M told me a great story this morning. I should probably write it down while I’m still laughing about it. Here goes.
To preface: we’re both rabid fans of Mexican food, especially since we grew up in Los Angeles. We can’t even hear Spanish words without craving guacamole and sour cream. (El Segundo? Cerritos? Hasta la vista? OMG I’M STARVING.) Mexican food is our favorite in the world, a staple, and is always the first thing we miss when we travel back east or abroad.
While growing up, we both had family that didn’t live anywhere near LA; I’ve got folks in Hawaii and England, she’s got folks in France. Comparing memories this morning, she and I were discussing the cultural gap that always existed between our geographically distant relatives and our cuisine of choice. When you get right down to it, describing Mexican food to somebody unfamiliar with it is sort of like trying to describe ice cream to somebody unfamiliar with refrigeration.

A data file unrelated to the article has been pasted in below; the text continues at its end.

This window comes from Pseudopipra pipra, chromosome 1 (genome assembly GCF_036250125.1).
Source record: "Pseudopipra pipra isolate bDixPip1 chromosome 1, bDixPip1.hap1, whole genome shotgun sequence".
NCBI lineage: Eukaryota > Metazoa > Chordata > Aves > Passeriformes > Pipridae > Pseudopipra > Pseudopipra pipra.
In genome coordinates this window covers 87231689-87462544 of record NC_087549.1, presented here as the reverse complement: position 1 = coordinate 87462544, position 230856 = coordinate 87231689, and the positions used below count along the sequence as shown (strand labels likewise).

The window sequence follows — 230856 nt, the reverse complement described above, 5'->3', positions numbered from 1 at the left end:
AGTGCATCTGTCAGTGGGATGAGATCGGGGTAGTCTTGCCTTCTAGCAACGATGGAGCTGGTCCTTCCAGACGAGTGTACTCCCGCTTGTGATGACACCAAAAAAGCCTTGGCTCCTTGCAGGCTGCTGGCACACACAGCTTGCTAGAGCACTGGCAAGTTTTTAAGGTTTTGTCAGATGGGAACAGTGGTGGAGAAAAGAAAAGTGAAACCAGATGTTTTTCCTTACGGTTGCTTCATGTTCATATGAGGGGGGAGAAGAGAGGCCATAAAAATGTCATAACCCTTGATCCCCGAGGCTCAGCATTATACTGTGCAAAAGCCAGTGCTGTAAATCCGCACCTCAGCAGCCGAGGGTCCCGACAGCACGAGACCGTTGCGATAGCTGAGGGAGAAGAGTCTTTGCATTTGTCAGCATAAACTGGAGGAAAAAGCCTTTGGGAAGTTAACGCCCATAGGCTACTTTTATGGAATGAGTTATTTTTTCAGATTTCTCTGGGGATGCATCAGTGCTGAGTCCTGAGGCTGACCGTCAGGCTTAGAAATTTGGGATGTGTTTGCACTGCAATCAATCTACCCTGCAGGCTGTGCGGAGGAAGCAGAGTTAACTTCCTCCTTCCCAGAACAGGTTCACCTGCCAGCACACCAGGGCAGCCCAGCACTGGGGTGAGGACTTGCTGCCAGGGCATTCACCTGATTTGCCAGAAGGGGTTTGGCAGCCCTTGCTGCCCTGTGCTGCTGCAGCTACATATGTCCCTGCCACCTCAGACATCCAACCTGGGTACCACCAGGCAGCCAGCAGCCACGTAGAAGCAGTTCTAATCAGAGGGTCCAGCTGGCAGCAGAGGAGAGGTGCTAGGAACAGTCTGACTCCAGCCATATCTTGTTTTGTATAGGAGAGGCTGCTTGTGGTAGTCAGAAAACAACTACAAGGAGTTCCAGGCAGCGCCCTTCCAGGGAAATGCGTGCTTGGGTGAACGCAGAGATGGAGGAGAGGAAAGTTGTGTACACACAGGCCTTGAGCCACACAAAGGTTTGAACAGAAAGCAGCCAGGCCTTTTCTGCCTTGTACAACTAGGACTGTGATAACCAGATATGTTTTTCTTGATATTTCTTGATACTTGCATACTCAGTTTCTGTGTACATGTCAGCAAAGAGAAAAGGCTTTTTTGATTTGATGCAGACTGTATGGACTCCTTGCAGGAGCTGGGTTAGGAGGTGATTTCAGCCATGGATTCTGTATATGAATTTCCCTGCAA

Below is a typical (translated) exchange that regularly occurred between M and her French relatives. Il est classique.
French Relative: “What is a burrito?”
M: “Well, it’s kind of like a crêpe, but it’s spicy and salty, and filled with meat, beans, and saladdy stuff.”
French Relative: “And what is a taco?”
M: “Well, you can just think of it as a crêpe filled with meat and cheese and saladdy stuff, but it’s crunchy, and it’s folded over. Not rolled up like a burrito.”
French Relative: “Then what is an enchilada?”
M: “Well, um, imagine a crêpe filled with spicy salty stuff, then all covered with spicy sauce and cheese.”
French Relative: “But what is a quesadilla?”
M: “Well, uh, hmmm, okay, if you were to take a crêpe…”